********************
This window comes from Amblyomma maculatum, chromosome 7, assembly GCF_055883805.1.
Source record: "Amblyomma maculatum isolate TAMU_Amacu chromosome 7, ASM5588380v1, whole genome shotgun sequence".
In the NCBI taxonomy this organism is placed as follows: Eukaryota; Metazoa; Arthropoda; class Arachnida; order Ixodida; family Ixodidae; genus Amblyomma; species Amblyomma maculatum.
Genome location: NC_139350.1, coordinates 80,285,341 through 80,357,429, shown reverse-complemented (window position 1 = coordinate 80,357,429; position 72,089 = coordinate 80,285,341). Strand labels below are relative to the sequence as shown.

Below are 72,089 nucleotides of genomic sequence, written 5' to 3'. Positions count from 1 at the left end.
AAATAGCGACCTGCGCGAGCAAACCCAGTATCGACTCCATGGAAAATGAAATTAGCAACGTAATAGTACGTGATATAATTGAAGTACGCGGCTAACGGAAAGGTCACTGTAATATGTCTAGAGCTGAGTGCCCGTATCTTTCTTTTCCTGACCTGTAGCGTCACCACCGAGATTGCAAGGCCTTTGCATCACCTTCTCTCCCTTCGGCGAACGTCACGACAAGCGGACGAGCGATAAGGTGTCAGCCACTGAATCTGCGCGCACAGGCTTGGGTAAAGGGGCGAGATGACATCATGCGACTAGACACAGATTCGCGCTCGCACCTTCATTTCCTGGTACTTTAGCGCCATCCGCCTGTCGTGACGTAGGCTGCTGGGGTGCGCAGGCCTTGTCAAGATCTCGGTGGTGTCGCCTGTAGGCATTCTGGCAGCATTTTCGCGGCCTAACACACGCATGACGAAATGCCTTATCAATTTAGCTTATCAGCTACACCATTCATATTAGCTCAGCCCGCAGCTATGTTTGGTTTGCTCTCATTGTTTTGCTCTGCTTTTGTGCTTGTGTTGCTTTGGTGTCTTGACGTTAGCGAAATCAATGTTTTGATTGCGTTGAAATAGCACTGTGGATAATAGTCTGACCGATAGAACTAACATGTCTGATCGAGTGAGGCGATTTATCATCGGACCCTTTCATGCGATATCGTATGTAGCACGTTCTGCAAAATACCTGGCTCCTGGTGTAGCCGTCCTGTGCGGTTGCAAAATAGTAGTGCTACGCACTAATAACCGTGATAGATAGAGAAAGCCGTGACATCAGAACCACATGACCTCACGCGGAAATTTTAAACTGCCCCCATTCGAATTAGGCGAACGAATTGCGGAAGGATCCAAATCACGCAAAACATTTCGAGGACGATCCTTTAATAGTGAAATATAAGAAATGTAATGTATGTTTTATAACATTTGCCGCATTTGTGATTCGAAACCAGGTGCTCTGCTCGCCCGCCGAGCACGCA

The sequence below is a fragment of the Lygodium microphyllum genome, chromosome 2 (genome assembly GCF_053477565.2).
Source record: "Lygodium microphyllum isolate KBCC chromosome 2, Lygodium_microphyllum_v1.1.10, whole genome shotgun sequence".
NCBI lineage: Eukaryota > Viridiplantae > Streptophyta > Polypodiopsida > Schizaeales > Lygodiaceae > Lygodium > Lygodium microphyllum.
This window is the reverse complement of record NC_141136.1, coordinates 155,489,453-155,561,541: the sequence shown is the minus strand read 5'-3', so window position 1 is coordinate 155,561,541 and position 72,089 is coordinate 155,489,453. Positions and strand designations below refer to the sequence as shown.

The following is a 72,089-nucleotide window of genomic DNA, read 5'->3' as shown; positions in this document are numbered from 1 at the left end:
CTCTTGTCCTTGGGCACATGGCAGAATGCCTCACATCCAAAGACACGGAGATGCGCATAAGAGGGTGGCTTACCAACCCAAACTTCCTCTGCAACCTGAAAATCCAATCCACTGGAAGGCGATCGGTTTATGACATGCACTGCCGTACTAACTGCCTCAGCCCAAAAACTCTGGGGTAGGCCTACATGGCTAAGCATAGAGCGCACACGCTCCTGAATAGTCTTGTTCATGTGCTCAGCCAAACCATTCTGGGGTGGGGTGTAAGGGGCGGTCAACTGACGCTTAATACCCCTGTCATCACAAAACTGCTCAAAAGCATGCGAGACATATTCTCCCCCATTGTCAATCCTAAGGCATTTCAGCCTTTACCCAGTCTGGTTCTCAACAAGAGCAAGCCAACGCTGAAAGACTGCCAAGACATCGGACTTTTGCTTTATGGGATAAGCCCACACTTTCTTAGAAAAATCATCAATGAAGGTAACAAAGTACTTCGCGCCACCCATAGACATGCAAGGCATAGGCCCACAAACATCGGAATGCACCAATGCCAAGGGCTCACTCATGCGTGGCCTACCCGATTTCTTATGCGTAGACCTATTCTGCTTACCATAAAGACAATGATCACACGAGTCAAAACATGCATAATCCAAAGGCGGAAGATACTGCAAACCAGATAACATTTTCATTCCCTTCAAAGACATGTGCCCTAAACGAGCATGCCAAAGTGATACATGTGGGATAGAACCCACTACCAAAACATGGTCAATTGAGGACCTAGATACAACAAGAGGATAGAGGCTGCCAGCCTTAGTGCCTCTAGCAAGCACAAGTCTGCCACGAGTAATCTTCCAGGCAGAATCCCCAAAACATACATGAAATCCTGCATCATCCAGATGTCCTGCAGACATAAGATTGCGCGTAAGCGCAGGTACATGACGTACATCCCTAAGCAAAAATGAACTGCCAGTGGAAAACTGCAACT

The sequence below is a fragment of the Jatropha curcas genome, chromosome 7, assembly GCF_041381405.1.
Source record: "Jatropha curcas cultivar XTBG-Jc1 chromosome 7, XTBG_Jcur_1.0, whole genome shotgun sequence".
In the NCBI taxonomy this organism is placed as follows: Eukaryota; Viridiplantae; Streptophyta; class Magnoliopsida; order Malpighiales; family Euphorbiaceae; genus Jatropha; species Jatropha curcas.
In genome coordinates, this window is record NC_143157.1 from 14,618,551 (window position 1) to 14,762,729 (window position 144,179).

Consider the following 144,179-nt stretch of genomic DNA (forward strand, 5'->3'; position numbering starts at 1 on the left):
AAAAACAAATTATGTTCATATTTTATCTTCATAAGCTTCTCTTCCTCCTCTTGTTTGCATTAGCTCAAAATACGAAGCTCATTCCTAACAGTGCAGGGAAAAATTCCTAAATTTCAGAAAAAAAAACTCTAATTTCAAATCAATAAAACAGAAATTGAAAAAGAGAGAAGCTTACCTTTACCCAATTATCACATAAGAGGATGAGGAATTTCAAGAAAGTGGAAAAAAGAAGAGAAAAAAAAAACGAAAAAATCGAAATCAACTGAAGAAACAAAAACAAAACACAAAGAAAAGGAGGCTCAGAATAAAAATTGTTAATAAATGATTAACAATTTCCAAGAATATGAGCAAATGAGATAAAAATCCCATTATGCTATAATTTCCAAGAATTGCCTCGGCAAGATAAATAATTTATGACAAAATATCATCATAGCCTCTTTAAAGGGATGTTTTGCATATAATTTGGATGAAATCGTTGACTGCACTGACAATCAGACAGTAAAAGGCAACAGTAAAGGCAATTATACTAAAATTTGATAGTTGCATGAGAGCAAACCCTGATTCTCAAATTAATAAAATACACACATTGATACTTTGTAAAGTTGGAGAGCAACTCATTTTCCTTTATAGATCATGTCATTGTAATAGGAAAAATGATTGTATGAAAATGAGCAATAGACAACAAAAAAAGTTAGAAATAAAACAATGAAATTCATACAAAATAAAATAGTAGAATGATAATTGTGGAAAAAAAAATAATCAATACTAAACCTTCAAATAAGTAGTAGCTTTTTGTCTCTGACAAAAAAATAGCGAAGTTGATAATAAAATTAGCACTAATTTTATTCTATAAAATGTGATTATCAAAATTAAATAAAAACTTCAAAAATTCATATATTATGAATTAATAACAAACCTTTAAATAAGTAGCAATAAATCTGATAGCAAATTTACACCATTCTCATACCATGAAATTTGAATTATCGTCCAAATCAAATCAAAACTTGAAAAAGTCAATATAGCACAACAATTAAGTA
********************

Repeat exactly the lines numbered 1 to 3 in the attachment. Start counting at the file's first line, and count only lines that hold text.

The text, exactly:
This window comes from Amblyomma maculatum, chromosome 7, assembly GCF_055883805.1.
Source record: "Amblyomma maculatum isolate TAMU_Amacu chromosome 7, ASM5588380v1, whole genome shotgun sequence".
In the NCBI taxonomy this organism is placed as follows: Eukaryota; Metazoa; Arthropoda; class Arachnida; order Ixodida; family Ixodidae; genus Amblyomma; species Amblyomma maculatum.